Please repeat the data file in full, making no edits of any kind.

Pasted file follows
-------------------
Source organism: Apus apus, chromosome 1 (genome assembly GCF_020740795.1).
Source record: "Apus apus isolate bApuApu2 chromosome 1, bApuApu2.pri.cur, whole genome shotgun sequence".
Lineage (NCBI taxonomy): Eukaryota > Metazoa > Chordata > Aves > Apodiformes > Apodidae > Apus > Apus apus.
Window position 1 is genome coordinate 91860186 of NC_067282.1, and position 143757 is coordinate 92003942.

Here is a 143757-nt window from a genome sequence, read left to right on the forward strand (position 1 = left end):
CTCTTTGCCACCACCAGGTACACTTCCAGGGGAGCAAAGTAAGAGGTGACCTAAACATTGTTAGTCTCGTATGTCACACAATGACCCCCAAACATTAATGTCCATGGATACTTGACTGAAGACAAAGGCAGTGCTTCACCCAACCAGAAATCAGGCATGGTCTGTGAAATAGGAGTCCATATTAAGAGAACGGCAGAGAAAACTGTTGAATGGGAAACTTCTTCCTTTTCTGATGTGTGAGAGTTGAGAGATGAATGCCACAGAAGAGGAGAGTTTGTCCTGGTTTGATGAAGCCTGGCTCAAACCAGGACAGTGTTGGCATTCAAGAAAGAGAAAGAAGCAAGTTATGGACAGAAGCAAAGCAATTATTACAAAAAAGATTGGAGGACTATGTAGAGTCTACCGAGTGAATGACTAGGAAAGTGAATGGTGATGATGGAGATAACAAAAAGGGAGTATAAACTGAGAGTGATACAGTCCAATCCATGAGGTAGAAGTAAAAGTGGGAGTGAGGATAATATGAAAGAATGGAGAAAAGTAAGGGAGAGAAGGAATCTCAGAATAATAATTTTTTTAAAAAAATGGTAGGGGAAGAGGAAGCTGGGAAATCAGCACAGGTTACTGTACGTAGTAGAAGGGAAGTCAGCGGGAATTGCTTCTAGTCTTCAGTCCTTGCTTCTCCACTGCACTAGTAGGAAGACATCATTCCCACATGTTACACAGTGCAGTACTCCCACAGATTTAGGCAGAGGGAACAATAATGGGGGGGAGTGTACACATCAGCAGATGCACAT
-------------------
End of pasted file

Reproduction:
Source organism: Apus apus, chromosome 1 (genome assembly GCF_020740795.1).
Source record: "Apus apus isolate bApuApu2 chromosome 1, bApuApu2.pri.cur, whole genome shotgun sequence".
Lineage (NCBI taxonomy): Eukaryota > Metazoa > Chordata > Aves > Apodiformes > Apodidae > Apus > Apus apus.
Window position 1 is genome coordinate 91860186 of NC_067282.1, and position 143757 is coordinate 92003942.

Here is a 143757-nt window from a genome sequence, read left to right on the forward strand (position 1 = left end):
CTCTTTGCCACCACCAGGTACACTTCCAGGGGAGCAAAGTAAGAGGTGACCTAAACATTGTTAGTCTCGTATGTCACACAATGACCCCCAAACATTAATGTCCATGGATACTTGACTGAAGACAAAGGCAGTGCTTCACCCAACCAGAAATCAGGCATGGTCTGTGAAATAGGAGTCCATATTAAGAGAACGGCAGAGAAAACTGTTGAATGGGAAACTTCTTCCTTTTCTGATGTGTGAGAGTTGAGAGATGAATGCCACAGAAGAGGAGAGTTTGTCCTGGTTTGATGAAGCCTGGCTCAAACCAGGACAGTGTTGGCATTCAAGAAAGAGAAAGAAGCAAGTTATGGACAGAAGCAAAGCAATTATTACAAAAAAGATTGGAGGACTATGTAGAGTCTACCGAGTGAATGACTAGGAAAGTGAATGGTGATGATGGAGATAACAAAAAGGGAGTATAAACTGAGAGTGATACAGTCCAATCCATGAGGTAGAAGTAAAAGTGGGAGTGAGGATAATATGAAAGAATGGAGAAAAGTAAGGGAGAGAAGGAATCTCAGAATAATAATTTTTTTAAAAAAATGGTAGGGGAAGAGGAAGCTGGGAAATCAGCACAGGTTACTGTACGTAGTAGAAGGGAAGTCAGCGGGAATTGCTTCTAGTCTTCAGTCCTTGCTTCTCCACTGCACTAGTAGGAAGACATCATTCCCACATGTTACACAGTGCAGTACTCCCACAGATTTAGGCAGAGGGAACAATAATGGGGGGGAGTGTACACATCAGCAGATGCACAT